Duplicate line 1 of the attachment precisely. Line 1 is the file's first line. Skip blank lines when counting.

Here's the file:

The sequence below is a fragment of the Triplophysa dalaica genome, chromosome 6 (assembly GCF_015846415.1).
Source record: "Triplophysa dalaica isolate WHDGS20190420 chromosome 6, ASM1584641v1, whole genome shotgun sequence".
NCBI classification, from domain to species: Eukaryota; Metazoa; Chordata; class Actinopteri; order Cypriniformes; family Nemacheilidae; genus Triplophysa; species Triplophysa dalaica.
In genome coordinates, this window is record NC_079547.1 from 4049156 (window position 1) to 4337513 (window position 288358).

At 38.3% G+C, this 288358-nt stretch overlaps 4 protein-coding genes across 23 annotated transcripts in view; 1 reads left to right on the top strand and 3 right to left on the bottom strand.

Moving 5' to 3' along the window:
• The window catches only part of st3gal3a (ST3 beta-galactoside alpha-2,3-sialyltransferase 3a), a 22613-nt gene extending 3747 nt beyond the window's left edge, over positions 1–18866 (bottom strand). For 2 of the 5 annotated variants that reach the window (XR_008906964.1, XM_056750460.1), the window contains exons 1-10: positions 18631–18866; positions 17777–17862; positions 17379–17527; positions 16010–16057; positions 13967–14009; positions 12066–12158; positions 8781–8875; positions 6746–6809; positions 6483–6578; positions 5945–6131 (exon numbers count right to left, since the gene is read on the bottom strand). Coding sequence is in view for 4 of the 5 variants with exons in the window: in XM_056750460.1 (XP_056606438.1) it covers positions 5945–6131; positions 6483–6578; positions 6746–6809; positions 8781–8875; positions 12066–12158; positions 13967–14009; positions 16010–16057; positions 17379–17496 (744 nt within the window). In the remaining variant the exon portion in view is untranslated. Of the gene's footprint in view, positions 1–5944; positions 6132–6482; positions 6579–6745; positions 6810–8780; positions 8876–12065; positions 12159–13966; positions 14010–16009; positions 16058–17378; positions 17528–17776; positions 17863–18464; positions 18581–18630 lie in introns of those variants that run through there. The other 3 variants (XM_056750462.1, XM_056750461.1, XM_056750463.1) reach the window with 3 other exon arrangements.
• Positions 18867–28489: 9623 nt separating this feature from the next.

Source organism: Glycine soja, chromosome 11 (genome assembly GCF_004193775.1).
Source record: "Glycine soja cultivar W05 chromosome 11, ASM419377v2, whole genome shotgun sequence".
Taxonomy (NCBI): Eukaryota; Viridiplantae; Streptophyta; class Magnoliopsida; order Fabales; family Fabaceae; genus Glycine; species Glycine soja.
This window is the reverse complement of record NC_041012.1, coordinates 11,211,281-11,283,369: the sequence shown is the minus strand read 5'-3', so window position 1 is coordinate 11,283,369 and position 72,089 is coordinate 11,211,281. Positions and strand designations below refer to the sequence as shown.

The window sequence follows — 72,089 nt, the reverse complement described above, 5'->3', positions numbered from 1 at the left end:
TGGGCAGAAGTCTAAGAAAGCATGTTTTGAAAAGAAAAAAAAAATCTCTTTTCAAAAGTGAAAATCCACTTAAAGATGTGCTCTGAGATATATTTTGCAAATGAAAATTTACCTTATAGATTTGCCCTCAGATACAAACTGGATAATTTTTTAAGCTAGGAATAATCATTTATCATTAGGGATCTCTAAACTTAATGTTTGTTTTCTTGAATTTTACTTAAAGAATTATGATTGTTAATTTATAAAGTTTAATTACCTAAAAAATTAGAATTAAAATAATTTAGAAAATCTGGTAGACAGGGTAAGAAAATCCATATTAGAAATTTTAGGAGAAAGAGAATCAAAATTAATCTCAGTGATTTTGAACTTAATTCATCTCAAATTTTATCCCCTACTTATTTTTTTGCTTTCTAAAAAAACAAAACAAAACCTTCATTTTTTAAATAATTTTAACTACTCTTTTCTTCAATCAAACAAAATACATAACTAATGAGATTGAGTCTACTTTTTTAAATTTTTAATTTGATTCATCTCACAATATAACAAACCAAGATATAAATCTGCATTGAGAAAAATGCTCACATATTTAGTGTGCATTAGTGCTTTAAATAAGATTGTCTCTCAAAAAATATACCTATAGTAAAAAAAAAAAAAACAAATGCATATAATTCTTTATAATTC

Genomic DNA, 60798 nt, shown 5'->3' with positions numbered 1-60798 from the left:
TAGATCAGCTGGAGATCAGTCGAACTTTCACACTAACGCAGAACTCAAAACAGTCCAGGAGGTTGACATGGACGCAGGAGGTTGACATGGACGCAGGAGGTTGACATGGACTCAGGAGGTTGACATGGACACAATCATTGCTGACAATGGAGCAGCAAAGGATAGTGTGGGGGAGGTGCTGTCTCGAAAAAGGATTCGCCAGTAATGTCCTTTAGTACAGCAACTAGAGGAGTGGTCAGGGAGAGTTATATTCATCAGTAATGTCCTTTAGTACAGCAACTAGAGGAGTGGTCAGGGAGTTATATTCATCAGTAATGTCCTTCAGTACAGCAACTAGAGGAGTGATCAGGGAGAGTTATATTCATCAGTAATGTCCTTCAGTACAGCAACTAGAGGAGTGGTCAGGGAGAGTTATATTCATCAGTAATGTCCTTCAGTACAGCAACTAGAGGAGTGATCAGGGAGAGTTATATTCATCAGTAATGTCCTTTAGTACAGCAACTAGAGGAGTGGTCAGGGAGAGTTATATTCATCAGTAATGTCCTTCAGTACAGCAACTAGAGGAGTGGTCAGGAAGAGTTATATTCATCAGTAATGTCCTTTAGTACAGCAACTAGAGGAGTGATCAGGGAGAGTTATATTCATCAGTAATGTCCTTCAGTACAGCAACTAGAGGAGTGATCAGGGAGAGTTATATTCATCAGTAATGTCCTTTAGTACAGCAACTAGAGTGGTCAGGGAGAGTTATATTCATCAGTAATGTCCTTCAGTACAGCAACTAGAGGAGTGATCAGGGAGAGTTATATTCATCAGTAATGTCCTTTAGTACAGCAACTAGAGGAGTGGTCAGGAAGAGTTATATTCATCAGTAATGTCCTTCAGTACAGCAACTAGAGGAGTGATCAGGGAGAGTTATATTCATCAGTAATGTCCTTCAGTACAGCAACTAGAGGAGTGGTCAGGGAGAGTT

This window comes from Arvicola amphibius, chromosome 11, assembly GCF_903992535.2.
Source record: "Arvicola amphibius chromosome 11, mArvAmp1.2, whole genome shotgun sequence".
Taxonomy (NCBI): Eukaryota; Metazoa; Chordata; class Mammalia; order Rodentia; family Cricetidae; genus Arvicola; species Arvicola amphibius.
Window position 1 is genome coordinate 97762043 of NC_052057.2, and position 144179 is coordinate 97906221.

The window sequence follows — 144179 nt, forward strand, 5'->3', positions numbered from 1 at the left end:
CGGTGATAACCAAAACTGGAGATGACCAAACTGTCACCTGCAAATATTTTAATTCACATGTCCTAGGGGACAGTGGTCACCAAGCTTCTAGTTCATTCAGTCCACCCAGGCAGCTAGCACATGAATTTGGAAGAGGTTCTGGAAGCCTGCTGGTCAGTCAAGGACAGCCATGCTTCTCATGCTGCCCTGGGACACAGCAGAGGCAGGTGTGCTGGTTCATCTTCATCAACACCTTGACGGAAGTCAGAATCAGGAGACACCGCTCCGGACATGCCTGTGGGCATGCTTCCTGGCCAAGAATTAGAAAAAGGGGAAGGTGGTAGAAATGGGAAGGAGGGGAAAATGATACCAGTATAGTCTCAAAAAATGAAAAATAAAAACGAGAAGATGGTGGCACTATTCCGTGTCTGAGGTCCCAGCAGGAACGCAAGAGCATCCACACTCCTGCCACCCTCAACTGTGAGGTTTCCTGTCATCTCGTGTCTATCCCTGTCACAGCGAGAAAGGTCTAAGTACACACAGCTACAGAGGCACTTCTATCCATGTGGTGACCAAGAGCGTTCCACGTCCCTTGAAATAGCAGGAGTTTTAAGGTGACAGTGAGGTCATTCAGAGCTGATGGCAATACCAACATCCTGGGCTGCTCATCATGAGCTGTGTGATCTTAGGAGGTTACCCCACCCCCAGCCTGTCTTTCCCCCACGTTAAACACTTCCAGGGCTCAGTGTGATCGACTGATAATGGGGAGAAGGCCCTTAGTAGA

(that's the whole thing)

The sequence below is a fragment of the Triplophysa dalaica genome, chromosome 6 (assembly GCF_015846415.1).